In November 1964, Martin Luther King, Jr. spoke at Duke University in Page Auditorium. His remarks captured the tenor of the civil rights protests in Durham and throughout the south. Acknowledging that lagging standards existed among Blacks in some areas, King argued that “economic deprivation and social isolation will breed crime and illiteracy in any society.” “Every person of good will,” he declared, “must be made to see that segregation must die and that it is a cancer of the body politic that must be cured.” King urged Blacks, in cooperation with the white forces of good will, to participate in a “massive action program centered on implementation of the 1964 Civil Rights Bill.” In his conclusion, King celebrated the “miracle” at the center of the civil rights movement. Quoting poet James Russell Lowell, he spoke of how faith informed his own vision:
Truth forever on the scaffold, Wrong forever on the throne,
Yet that scaffold sways the future, and, behind the dim unknown,
Standeth God within the shadow, keeping watch above his own
“With this faith,” King told the assembled crowd:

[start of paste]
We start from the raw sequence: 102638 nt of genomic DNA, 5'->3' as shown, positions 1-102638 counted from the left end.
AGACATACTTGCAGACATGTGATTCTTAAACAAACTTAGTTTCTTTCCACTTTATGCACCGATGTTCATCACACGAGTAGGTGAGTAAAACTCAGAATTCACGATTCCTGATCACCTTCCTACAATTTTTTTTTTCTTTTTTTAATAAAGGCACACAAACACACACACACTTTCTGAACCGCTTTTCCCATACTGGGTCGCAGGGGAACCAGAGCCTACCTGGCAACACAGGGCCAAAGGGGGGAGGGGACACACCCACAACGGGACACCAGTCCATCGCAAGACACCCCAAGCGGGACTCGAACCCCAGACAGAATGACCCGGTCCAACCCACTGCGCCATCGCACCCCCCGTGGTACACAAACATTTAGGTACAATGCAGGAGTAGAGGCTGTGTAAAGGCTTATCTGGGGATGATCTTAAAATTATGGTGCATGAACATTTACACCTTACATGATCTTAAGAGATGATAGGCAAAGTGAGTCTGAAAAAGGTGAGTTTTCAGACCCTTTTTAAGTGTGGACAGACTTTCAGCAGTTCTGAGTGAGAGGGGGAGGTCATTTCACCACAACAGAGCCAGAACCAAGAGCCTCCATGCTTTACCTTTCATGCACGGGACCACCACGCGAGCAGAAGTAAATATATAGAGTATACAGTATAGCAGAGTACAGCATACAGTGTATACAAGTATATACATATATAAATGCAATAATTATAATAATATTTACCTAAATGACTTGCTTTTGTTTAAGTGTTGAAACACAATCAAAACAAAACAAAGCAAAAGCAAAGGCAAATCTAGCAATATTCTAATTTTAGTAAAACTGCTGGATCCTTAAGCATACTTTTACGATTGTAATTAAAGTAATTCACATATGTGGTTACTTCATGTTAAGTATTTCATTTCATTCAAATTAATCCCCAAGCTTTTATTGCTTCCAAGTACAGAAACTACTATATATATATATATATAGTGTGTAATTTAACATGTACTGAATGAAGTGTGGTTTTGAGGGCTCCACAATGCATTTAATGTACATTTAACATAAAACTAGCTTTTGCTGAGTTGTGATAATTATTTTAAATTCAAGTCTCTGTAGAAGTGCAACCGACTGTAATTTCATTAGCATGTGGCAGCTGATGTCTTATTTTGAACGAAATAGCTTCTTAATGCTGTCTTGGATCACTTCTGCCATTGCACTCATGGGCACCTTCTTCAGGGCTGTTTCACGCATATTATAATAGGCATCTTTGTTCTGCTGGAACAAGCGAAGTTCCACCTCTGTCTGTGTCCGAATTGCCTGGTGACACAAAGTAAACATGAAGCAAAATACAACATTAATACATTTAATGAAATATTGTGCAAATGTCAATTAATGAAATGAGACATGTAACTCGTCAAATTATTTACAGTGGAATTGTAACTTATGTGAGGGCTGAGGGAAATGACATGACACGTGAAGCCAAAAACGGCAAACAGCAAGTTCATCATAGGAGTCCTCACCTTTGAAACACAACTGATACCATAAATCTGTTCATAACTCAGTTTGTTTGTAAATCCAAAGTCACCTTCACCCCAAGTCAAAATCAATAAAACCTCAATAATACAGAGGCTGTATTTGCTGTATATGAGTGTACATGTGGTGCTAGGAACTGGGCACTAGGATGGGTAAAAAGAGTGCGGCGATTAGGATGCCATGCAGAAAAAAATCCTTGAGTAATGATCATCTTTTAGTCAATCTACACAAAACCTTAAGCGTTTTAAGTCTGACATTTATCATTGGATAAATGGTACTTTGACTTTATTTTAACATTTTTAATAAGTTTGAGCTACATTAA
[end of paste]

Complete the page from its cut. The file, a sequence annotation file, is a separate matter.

“we will be able to hew out of the mountain of despair a stone of hope; with this faith, we will be able to transform the jangling discord into a beautiful symphony of brotherhood; with this faith we will be able to speed up that day when all of God’s children all over this nation, black men and white men, Jews and gentiles, Protestants and Catholics, will be able to join hands and sing in the words of the old Negro spiritual, ‘Free at last! Free at last! Thank God Almighty, we are free at last!’”
King received a standing ovation from the standing-room-only crowd. One white Duke student remembered being “thrilled” by his speech. “The moral depth and clarity of his thought,” another student remembered, “set the tone [for that time].”
In April 1968, King’s assassination sparked a mass demonstration for racial justice at Duke called the “Silent Vigil.” The four-day sit-in on Duke’s main quadrangle eventually attracted over 1500 students and faculty. King’s visit to campus in 1964 loomed large in the minds of many Silent Vigil participants. Jack Boger remembered King’s speech as “one of the most prominent events of our freshman year.” “Many of us who heard him,” David Henderson reflected, “knew we were in the presence of a Godly man.” Listen to excerpts from the speech here.
Ted Segal is a Duke graduate (A.B. 1977), retired lawyer, and a board member of the Center for Documentary Studies at the school. His book, POINT OF RECKONING: The Fight for Racial Justice at Duke University, will be published by Duke University Press in February 2021. Special thanks to the Duke University Archives for preserving the historical records quoted in this piece and for making them readily accessible. You can follow Ted on Twitter at @theodoresegal.
Photos courtesy of The Duke Archive.